According to the Department of Treasury and Finance’s website, as long as you meet their conditions, you are not required to obtain a permit for trade promotions open to residents of Tasmania:
“You do not need a permit to conduct a trade promotion in Tasmania.”
You can find out more information about running trade promotion lotteries, or competitions, in Tasmania via their website.
What about international licences?
Each country has unique licensing requirements, conditions, laws and application processes. If your business is based outside of Australia and you’re considering opening your competition to Australian residents or alternatively, if your competition is open to residents of countries outside of Australia; get in touch with us and we’ll be happy to point you in the direction of the appropriate licensing body.
There are some general terms which apply to most, if not all states so make sure your competition complies with the following:
- Entry must always be free, unless purchase of a service or product is required in which case they must be sold at their normal retail, or market value. To keep entry free, you must not ask entrants to exchange anything with ‘intrinsic’ value for entry, such as loyalty points.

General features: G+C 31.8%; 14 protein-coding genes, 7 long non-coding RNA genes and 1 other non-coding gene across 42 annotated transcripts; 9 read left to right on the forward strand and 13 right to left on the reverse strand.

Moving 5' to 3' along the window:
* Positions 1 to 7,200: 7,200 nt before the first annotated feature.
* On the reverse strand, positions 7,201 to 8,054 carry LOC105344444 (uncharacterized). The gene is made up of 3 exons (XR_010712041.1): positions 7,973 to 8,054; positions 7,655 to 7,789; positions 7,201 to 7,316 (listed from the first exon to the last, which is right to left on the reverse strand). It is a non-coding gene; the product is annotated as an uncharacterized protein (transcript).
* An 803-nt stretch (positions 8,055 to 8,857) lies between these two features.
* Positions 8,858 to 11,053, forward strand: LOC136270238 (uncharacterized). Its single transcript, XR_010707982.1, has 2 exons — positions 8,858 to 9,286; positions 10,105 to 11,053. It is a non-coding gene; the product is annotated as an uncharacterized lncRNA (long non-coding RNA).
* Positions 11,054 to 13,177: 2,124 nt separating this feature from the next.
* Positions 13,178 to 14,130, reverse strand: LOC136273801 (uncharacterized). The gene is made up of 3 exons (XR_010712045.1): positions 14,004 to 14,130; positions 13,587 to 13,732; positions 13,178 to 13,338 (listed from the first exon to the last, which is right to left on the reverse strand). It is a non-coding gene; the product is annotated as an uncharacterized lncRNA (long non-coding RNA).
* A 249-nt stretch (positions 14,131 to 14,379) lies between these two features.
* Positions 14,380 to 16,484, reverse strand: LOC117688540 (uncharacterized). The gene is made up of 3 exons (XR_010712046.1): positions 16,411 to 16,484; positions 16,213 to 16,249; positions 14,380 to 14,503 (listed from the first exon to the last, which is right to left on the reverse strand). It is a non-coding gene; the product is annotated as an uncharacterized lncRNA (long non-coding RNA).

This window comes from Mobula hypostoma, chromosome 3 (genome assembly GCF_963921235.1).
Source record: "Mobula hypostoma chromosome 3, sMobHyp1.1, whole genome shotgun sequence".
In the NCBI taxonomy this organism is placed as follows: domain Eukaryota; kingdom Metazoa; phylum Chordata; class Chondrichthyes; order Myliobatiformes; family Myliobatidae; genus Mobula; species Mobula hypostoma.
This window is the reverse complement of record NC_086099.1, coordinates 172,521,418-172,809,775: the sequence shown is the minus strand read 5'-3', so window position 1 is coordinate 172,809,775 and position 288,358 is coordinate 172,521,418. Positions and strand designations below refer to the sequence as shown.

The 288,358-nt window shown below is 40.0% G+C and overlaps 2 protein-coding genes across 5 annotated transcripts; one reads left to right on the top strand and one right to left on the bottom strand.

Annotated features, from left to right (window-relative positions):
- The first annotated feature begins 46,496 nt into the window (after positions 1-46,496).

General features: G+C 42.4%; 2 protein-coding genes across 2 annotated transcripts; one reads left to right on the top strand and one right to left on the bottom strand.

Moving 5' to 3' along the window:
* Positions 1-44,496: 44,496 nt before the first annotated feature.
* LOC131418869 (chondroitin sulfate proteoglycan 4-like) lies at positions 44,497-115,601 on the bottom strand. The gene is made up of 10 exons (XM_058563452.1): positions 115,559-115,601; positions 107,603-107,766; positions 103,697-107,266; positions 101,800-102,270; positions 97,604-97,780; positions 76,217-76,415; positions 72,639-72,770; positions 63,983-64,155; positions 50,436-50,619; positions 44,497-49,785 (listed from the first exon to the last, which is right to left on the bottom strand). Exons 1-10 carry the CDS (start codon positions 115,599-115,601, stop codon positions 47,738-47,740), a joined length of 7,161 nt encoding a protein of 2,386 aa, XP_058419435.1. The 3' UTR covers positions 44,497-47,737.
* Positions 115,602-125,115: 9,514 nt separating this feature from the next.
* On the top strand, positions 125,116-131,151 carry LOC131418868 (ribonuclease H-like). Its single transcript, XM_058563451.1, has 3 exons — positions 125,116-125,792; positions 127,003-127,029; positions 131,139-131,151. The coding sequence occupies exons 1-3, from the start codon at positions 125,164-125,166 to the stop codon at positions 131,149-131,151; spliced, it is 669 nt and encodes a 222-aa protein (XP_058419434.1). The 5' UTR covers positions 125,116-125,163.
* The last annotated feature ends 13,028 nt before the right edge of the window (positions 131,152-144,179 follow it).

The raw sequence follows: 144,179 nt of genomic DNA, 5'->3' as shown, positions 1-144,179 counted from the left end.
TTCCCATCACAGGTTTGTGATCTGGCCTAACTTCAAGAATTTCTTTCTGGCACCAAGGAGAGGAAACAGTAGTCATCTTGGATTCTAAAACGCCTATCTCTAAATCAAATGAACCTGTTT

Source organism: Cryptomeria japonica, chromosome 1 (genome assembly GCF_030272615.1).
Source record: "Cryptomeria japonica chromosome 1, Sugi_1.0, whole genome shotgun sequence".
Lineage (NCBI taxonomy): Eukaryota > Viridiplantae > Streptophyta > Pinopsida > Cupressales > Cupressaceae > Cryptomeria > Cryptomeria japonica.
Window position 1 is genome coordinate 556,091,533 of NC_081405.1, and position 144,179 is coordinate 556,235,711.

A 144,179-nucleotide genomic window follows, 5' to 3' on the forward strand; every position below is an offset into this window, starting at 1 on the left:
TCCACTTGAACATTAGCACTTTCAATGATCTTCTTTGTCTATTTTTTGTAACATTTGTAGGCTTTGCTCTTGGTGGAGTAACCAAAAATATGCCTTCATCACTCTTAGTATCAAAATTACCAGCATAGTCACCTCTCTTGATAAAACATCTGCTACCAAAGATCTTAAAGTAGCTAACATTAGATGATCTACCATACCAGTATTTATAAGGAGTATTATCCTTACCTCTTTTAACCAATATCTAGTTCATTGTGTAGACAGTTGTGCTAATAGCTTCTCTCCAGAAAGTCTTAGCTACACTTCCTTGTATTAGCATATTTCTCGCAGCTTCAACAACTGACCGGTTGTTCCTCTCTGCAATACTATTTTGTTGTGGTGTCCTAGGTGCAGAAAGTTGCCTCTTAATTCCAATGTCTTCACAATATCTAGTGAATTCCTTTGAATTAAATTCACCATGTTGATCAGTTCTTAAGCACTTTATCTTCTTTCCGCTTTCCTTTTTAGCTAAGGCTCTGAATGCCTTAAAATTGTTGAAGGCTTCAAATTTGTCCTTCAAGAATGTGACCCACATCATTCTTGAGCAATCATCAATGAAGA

- Even though your company may be registered in one state, you must apply for licences (if applicable) for each and every state your competition will be open to and promoted in.
- Some products and services must not be given away as a prize for a competition under any circumstances, this includes tobacco products in any form; firearms, ammunition or weapons and surgery, both medical and cosmetic. Alcohol is restricted in most states, please check each individual states’ website as linked above.
- Competitions requiring telephone entry must not exceed a certain cost (this varies from state to state but the lowest cap is 50c) and this must be clearly stated in the Terms and Conditions.
- There may be additional restrictions and conditions specific to each state so be sure to check the state’s trade permit websites via the links provided.
We hope this quick reference guide to licensing makes the sometimes daunting world of licences seem a little less scary. If you’re ever in doubt, just give OrigamiGlobe a call and we’ll point you in the right direction of the relevant site and send over the application forms if needed. We’re good like that. Applying for your licence(s) is actually a really exciting step, it means your competition is going ahead and you can get ready for some awesome results for your business.
Realised you’ll need a licence and want a hand applying? We’ve got just the thing for you…